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Old 11-19-2013, 09:22 PM   #1
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Toad towing in ice and snow

We have an Itasca Meridian 34B and will be heading South from Northern Illinois in January. I've had some experience with our 5th wheel in ice and snow- I should add: terrifying experience.

I would like to hear from members who have driven their MH's, with toad, in ice and snow. Especially any driving cautions and hints.

Thank you for any help you can offer.
CBT
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Old 11-20-2013, 09:16 AM   #2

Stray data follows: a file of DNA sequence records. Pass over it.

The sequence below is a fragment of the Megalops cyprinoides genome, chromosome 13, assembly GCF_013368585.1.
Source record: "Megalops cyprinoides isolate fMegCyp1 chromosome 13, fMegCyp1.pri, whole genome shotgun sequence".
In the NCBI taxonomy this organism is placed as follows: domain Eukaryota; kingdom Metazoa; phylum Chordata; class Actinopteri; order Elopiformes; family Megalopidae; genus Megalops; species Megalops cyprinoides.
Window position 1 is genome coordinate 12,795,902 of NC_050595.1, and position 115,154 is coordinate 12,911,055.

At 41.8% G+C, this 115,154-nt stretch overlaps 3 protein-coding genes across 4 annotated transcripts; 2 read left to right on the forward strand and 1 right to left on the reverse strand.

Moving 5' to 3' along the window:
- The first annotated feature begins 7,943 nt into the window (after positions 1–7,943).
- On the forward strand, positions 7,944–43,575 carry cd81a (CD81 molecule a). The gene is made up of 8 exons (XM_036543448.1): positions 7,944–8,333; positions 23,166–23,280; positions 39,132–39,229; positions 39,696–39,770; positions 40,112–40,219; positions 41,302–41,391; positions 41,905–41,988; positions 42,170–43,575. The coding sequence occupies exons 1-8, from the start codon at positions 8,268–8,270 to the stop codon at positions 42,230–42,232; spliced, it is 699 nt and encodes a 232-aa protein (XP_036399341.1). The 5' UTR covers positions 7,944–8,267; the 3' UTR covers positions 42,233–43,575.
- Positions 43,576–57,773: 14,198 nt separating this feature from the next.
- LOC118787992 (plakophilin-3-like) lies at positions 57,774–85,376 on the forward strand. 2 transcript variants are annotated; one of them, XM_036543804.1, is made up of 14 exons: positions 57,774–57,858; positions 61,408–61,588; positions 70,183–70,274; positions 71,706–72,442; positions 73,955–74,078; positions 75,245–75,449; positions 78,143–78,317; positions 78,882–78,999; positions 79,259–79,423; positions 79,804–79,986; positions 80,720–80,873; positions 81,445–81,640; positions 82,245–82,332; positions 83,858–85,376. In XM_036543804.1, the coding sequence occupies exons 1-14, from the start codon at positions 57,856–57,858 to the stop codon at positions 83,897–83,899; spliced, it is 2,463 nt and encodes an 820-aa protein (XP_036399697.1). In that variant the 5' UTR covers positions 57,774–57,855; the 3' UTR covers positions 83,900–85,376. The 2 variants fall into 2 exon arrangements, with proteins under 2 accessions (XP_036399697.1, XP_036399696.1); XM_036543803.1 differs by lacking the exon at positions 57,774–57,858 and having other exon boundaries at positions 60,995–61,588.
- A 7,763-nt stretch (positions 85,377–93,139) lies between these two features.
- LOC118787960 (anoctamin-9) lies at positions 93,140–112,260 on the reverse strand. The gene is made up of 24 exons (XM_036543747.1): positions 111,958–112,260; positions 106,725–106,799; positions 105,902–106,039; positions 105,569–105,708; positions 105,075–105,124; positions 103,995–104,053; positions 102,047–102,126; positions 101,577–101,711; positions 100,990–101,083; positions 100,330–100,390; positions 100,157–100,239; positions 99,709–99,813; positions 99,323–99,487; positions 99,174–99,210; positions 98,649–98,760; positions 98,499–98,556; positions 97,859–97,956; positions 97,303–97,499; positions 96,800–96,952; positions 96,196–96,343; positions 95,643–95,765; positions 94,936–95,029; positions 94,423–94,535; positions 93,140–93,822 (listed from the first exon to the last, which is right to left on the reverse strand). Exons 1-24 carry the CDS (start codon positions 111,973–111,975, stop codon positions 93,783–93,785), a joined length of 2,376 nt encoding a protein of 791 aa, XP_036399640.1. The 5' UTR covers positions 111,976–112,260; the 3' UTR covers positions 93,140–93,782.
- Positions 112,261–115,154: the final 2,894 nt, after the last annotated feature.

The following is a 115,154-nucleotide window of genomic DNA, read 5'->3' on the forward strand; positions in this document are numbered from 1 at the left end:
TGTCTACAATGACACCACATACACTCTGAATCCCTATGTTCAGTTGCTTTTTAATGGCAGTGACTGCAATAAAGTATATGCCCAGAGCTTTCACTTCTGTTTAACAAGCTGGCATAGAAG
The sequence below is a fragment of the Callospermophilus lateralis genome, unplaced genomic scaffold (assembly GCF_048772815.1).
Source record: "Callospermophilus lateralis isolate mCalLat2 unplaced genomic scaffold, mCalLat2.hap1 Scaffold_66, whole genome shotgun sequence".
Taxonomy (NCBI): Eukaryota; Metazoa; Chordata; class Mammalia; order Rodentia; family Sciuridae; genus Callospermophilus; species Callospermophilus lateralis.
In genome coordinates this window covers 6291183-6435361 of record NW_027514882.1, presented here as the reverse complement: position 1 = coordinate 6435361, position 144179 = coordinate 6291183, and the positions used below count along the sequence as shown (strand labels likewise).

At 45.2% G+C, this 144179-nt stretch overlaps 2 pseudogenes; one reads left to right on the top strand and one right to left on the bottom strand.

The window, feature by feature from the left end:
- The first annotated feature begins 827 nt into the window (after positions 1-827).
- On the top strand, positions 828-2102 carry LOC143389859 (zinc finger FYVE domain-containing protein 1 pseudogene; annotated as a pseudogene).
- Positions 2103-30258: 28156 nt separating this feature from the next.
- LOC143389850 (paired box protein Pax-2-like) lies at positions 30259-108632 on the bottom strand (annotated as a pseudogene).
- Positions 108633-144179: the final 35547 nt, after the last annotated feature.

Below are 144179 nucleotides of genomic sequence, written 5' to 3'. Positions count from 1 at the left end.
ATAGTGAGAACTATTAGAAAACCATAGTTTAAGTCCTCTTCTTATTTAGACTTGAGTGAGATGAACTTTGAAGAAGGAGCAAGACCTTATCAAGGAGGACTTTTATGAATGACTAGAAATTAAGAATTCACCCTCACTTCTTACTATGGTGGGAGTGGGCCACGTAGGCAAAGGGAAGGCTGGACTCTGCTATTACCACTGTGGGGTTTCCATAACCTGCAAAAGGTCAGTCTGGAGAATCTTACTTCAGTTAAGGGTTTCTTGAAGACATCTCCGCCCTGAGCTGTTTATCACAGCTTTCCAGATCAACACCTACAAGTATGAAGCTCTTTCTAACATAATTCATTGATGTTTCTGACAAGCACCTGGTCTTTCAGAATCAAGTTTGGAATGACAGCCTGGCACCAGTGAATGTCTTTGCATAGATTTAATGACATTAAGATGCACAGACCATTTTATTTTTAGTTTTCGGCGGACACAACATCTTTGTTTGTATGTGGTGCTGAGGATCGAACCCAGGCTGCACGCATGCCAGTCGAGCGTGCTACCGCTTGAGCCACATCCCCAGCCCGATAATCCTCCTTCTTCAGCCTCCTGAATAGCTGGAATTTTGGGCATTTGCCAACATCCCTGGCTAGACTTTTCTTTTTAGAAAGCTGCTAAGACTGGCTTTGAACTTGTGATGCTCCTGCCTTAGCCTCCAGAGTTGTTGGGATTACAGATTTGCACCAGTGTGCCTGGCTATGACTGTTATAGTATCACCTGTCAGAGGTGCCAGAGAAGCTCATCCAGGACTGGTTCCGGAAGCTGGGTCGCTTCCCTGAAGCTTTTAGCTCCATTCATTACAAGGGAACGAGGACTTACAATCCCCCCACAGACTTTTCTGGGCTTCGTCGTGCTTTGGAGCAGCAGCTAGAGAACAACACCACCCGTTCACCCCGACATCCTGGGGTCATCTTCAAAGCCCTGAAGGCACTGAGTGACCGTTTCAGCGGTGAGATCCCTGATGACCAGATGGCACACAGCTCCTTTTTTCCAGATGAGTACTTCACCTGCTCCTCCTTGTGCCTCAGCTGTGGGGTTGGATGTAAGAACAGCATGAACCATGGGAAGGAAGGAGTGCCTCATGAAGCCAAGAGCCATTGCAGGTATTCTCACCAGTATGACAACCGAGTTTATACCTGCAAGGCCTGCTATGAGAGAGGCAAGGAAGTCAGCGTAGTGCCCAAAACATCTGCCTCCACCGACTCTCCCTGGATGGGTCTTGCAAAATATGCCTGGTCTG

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When you are towing a toad behind the MH if either start to swerve the momentum of the toad will be like a 4,500 lb pendulum. This kind of weight would be hard to control. If you have a way to break the toad independent of the MH that would help. I have never towed our toad in ice or snow this is just my opinion.
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Old 11-20-2013, 06:38 PM   #3
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I have no experience towing in snow but I have read that when flat towing a car behind a motorhome on unpaved surfaces such as sand and gravel that the front wheels of the toad may not turn in the correct direction of travel and may not straighten out after the turn is completed. I would think this effect would be even more pronounced on snow and ice. Which would mean you may want to drive the car separately until the roads are clear of snow and ice.